Lord Polak accuses NUS of “selective discrimination” over hate speakers on campus
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Lord Polak accuses NUS of “selective discrimination” over hate speakers on campus

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Lord Polak

Newly enobled Lord Polak has accused the National Union of Students of “selective discrimination” by allowing organisations with extremist links to speak on campus while backing the boycott campaign against Israel.

Former Conservative Friends of Israel director Stuart Polak was speaking during a debate on freedom of speech at universities in Parliament – the first time he has spoken about the country since being introduced to the Lords.

He said: “In recent years, an environment of censorship, hostility and intimidation has emerged on university campuses. This current trend and the actions of some student bodies increasingly risk threatening freedom of speech at universities – places where debated and dialogue are fundamental. It can be difficult for Israel-supporting students to hold discussions on some discussions on some campuses because of the prevailing attitude among some students and academics.”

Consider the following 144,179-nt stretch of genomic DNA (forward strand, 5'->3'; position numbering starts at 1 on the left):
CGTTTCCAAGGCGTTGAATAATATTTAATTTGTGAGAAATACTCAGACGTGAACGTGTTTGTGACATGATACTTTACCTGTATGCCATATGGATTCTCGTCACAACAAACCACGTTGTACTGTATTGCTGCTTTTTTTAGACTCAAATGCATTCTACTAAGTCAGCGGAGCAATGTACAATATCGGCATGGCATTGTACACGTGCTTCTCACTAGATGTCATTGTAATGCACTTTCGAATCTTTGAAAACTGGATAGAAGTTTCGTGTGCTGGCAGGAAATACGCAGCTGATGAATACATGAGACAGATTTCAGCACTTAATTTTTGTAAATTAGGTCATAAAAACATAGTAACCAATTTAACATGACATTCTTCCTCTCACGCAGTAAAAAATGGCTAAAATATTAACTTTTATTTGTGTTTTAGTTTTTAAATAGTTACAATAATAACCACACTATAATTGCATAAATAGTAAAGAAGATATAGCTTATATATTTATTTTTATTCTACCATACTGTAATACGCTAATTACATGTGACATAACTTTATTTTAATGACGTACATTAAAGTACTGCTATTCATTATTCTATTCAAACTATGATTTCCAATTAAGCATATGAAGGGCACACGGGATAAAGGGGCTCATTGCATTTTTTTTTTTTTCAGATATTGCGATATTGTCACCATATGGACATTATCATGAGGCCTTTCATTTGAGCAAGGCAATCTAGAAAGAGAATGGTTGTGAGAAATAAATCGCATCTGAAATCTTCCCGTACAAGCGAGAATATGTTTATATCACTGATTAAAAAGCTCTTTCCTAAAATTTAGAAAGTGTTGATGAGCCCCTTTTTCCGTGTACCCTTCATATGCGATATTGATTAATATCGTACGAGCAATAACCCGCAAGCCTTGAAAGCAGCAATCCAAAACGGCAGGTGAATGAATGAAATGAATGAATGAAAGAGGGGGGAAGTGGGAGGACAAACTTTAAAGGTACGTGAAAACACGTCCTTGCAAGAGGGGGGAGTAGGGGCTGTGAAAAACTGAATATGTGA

This summer, NUS national executive passed a motion to boycott some Israeli companies. “The boycott campaign is a major infringement on the right to free speech and directly impacts on the ability for cooperation between the two countries,” he told the chamber, advocated more rather less collaboration.

“Britain, Israel and society as a whole have much to lose I this sort of collaboration is stopped. The funding of these programmes should not only be safeguarded but enhanced.”

Lord Leigh said he was moved to speak out after Southampton university, his almna mater, was due to host a conference discussing Israel’s right to exist earlier this year. It was later cancelled but he said: “No other nation state had ever had its right to exist questioned at the university,” he said.

On another occasion, he claimed, Israeli professor Mark Auslander’s talk at Southampton on the subject of optical sensors had to be cancelled “due to intimidation”.

During the debate, called by Baroness Deech, minister Baroness Evans reiterated that the government does not support academic of cultural boycotts. “Indeed, the UK has engaged in 60 years of vibrant exchange, partnership and collaboration with Israel, which does so much to make both our countries stronger.”

 

 

 

 

 

 

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